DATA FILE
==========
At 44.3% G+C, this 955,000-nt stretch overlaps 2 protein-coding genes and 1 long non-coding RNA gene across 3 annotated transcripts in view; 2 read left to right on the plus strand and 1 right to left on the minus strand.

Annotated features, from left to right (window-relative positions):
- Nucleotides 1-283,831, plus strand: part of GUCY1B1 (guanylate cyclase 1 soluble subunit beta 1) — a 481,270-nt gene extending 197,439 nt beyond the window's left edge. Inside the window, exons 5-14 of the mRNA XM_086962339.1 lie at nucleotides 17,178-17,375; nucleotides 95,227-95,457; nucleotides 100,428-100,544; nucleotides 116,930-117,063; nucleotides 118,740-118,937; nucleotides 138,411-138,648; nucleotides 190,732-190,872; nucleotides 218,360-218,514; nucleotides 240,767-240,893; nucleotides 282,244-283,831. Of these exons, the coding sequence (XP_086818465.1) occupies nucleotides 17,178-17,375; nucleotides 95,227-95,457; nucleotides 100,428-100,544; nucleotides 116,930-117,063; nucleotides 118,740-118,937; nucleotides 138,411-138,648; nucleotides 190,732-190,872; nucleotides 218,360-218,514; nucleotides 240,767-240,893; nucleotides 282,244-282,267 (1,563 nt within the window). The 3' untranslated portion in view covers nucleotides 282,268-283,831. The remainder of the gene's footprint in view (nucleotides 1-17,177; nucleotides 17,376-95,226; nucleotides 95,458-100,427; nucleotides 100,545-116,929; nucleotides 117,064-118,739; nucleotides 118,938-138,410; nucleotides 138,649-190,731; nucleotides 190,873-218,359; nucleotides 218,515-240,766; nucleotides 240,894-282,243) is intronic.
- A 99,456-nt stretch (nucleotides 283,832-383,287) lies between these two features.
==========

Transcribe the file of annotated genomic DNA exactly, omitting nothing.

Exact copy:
At 44.3% G+C, this 955,000-nt stretch overlaps 2 protein-coding genes and 1 long non-coding RNA gene across 3 annotated transcripts in view; 2 read left to right on the plus strand and 1 right to left on the minus strand.

Annotated features, from left to right (window-relative positions):
- Nucleotides 1-283,831, plus strand: part of GUCY1B1 (guanylate cyclase 1 soluble subunit beta 1) — a 481,270-nt gene extending 197,439 nt beyond the window's left edge. Inside the window, exons 5-14 of the mRNA XM_086962339.1 lie at nucleotides 17,178-17,375; nucleotides 95,227-95,457; nucleotides 100,428-100,544; nucleotides 116,930-117,063; nucleotides 118,740-118,937; nucleotides 138,411-138,648; nucleotides 190,732-190,872; nucleotides 218,360-218,514; nucleotides 240,767-240,893; nucleotides 282,244-283,831. Of these exons, the coding sequence (XP_086818465.1) occupies nucleotides 17,178-17,375; nucleotides 95,227-95,457; nucleotides 100,428-100,544; nucleotides 116,930-117,063; nucleotides 118,740-118,937; nucleotides 138,411-138,648; nucleotides 190,732-190,872; nucleotides 218,360-218,514; nucleotides 240,767-240,893; nucleotides 282,244-282,267 (1,563 nt within the window). The 3' untranslated portion in view covers nucleotides 282,268-283,831. The remainder of the gene's footprint in view (nucleotides 1-17,177; nucleotides 17,376-95,226; nucleotides 95,458-100,427; nucleotides 100,545-116,929; nucleotides 117,064-118,739; nucleotides 118,938-138,410; nucleotides 138,649-190,731; nucleotides 190,873-218,359; nucleotides 218,515-240,766; nucleotides 240,894-282,243) is intronic.
- A 99,456-nt stretch (nucleotides 283,832-383,287) lies between these two features.